Quick Review: INVOCATIONS by Various (Black Library)

WarhammerHorror-InvocationsReturn to the dark places of the worlds of Warhammer for a new anthology of sinister stories that dive into the arcane, the unexpected and the downright terrifying.

An Imperial Priest extracts a monstrous confession; a widower embarks on a doomed pilgrimage; a witch hunter returns to the place of his nightmares… Invocations is Black Library’s second Warhammer Horror anthology, featuring more short stories set in the chilling hellscape of the 41st Millennium and the arcane gloom of the Mortal Realms. From the whispering corridors of an abandoned medicae facility to the shrieking dungeons of ghostly castles, this collection of sinister stories further explores the unspeakable evil haunting in the worlds of Warhammer.

An interesting, engaging collection of horror and suspense fiction, set in the Warhammer science fiction and fantasy worlds. Atmospheric, creepy, and featuring varied protagonists, this is a solid anthology. I enjoyed it.

Four of these stories were available previously as eBook shorts, released during the Warhammer Horror Week mini-event. The rest are new to this collection. Here’s the full table of contents:

  • The Hunt by David Annandale
  • The Confession of Convict Kline by Justin D Hill
  • He Feasts Forever by Lora Gray
  • Stitches by Nick Kyme
  • The Healer by Steven Shiel
  • Blood Sacrifice by Peter McLean
  • The Growing Seasons by Richard Strachan
  • Supplication by Jake Ozga
  • From the Halls, the Silence by David Annandale
  • A Sending from the Grave by C L Werner
  • Flesh and Blood by Ray Cluley
  • The Summons of Shadows by David Annandale

Each of these stories offers an intriguing, often chilling look at just a small part of the Age of Sigmar or WH40k settings. Be they strange goings on in the various Mortal Realms (fantasy) or the far corners of the Imperium and reaches of space. Invocations works well as a horror binge-read, but equally as something to dip into between longer books. The stories do a good job of casting a pretty wide net, in terms of faction focus and type of horror story, too. Allows the collection to avoid feeling same-y, and kept my interest up throughout.

There were a couple of stand-outs for me. First, David Annandale’s “The Hunt” was a twisty story about a Witch Hunter who seems to have made a terrible decision years ago, when his home region was under the control of the forces of Nurgle. It’s an interesting tale, one that dangles a couple of potential terrors and fates for Devan. Good, fiendish twist at the end.

In “Blood Sacrifice“, Peter McLean brings readers back in the lives of some of his characters that have survived his previous stories — such as the excellent “Baphomet by Night”, a story whose atmosphere and content brought to mind the worst small-scale atrocities of the Vietnam War, filtered and exaggerated through the lens of the grim far future of WH40k.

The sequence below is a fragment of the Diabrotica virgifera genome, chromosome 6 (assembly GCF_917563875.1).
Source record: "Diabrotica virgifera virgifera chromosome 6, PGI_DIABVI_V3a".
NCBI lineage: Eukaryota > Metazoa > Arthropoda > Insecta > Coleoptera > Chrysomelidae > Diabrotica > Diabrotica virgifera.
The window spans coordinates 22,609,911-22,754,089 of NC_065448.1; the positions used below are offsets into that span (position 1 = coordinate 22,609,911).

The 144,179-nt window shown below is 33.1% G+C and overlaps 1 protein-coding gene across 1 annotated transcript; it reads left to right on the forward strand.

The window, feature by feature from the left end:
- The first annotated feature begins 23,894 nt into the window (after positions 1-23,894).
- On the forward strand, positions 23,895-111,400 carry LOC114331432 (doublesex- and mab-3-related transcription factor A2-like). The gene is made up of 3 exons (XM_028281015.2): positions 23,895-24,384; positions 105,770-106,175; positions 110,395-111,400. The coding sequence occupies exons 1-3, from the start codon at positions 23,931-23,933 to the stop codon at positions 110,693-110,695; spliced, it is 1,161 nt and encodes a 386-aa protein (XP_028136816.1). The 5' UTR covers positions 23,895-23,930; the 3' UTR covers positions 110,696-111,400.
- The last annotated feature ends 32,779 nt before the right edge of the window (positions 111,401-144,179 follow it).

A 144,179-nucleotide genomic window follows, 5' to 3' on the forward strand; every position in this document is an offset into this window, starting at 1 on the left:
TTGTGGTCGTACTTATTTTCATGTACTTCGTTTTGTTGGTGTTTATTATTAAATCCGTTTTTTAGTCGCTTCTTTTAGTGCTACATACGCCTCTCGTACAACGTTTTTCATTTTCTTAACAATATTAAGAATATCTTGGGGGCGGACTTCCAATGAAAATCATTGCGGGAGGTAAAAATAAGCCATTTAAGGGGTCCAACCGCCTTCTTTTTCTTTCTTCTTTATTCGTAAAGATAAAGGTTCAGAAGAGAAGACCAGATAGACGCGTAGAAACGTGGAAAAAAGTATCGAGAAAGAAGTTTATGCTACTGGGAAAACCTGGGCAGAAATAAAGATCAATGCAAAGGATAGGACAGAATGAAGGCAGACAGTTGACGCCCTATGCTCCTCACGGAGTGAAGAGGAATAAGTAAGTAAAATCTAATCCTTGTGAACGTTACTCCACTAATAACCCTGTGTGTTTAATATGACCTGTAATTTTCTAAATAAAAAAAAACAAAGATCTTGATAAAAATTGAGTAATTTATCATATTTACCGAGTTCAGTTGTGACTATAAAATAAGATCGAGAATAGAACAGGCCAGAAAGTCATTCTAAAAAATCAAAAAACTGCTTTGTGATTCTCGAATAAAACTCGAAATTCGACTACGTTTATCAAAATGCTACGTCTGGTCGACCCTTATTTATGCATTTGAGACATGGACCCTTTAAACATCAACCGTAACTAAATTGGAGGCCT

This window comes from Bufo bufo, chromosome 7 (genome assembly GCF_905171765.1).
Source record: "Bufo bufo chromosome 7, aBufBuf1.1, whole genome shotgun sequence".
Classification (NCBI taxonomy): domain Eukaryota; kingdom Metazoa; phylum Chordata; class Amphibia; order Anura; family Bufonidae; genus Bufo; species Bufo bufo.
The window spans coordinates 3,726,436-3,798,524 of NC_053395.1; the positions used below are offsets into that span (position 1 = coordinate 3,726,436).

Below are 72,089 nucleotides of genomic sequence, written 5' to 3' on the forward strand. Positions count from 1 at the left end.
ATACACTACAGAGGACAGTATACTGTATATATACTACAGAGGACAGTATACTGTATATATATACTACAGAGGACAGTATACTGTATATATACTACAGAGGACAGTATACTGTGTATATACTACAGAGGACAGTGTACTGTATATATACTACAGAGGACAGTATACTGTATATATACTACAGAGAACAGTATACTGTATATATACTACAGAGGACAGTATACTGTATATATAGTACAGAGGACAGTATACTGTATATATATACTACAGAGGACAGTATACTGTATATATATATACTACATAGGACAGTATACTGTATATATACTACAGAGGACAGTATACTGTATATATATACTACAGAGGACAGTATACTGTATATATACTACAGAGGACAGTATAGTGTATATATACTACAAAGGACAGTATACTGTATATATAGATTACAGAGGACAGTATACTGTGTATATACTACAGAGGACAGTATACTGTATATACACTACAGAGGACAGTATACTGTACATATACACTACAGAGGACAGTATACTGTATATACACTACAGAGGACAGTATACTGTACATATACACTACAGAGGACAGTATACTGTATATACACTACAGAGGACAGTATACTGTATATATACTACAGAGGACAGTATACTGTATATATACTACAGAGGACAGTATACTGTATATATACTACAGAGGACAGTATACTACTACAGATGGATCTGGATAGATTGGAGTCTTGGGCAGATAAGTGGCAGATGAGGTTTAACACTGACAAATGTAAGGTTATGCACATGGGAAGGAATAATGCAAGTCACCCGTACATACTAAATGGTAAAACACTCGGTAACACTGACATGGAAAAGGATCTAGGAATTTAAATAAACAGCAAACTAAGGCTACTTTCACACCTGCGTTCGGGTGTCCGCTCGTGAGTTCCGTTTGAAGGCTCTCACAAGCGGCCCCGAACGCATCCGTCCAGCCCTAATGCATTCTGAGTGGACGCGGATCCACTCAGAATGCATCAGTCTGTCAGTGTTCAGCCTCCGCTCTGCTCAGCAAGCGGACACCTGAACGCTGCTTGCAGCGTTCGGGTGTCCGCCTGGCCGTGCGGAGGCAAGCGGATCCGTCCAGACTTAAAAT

“After Baphomet, he was redeployed. There was no respite in the Astra Militarum, no end to the killing. Not ever.”

As the story opens, Corporal Cully and the Reslian 45th are on non-combat duties, helping to dig trenches and reinforce territory. It’s unglamorous, and kind of pointless (in their eyes) to be wasting veteran soldiers on such tasks. As a result, he and his comrades are bored and restless. “Luckily”, one of them has been offered a freelance gig in the Hive — good for some income, and also something to do. What could possibly go wrong? It’s a very good story, with great characters. McLean has a real gift for making characters feel very real, and make readers invested in their continued survival. (You won’t always be happy about this…) He remains one of my favourite new authors playing in BL’s sandpit.

As I’ve mentioned before with regards to the Warhammer Horror imprint, there are definitely times when I’m not sure what separates the “horror” fiction from much of the regular Black Library fiction. This collection does a good job of helping provide something of an explanation — there air of menace and potential threat is enhanced, but not through action or battles. Rather, it is the small moments of personal and small-scale horror that take place between the larger-scale madness of warfare on such a huge scale. In other words, even away from the battlefront, life in the Mortal Realms and in the Imperium are… well, not my first choice. Don’t expect happy endings.


Invocations is out now, published by Black Library. For more information about the growing range of Warhammer Horror fiction, check out the imprints website.

Review copy received via NetGalley

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